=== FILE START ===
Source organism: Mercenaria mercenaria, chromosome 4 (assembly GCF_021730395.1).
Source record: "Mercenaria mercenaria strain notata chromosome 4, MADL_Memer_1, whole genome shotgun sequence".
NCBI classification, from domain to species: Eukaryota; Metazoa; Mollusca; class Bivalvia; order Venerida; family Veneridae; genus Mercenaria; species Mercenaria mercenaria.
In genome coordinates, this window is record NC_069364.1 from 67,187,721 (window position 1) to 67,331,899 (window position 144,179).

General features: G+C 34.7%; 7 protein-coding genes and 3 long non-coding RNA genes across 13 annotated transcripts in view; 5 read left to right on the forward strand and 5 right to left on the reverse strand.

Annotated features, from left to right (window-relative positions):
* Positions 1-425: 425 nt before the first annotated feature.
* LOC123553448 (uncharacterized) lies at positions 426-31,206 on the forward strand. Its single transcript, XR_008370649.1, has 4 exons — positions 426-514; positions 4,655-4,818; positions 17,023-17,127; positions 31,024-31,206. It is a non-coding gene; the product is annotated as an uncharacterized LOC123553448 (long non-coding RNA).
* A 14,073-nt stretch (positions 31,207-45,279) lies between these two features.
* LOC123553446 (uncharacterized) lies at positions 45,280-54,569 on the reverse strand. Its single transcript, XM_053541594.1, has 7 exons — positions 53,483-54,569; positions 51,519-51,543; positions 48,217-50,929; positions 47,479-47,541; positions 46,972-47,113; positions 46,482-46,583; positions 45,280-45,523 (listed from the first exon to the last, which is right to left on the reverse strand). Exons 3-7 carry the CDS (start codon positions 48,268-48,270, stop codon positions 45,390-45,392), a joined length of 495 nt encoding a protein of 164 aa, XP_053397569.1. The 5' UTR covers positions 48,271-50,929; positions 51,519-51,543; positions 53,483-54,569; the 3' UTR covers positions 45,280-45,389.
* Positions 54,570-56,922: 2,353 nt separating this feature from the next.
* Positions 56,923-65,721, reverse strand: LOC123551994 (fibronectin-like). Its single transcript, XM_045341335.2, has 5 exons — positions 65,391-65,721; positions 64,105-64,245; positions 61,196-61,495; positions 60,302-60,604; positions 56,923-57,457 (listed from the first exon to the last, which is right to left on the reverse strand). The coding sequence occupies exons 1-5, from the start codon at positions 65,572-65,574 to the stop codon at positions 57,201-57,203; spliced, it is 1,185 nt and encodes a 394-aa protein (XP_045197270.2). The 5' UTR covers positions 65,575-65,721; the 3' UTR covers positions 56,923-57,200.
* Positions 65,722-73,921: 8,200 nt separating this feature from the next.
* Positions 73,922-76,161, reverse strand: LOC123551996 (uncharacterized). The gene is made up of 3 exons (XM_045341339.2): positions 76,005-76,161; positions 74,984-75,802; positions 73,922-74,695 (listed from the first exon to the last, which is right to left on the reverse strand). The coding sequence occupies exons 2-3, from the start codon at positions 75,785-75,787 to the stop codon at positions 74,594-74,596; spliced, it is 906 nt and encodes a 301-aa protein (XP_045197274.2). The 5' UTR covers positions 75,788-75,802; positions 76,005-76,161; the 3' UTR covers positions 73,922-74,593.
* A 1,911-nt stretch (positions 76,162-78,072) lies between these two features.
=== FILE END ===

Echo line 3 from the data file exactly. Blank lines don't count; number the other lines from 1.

NCBI classification, from domain to species: Eukaryota; Metazoa; Mollusca; class Bivalvia; order Venerida; family Veneridae; genus Mercenaria; species Mercenaria mercenaria.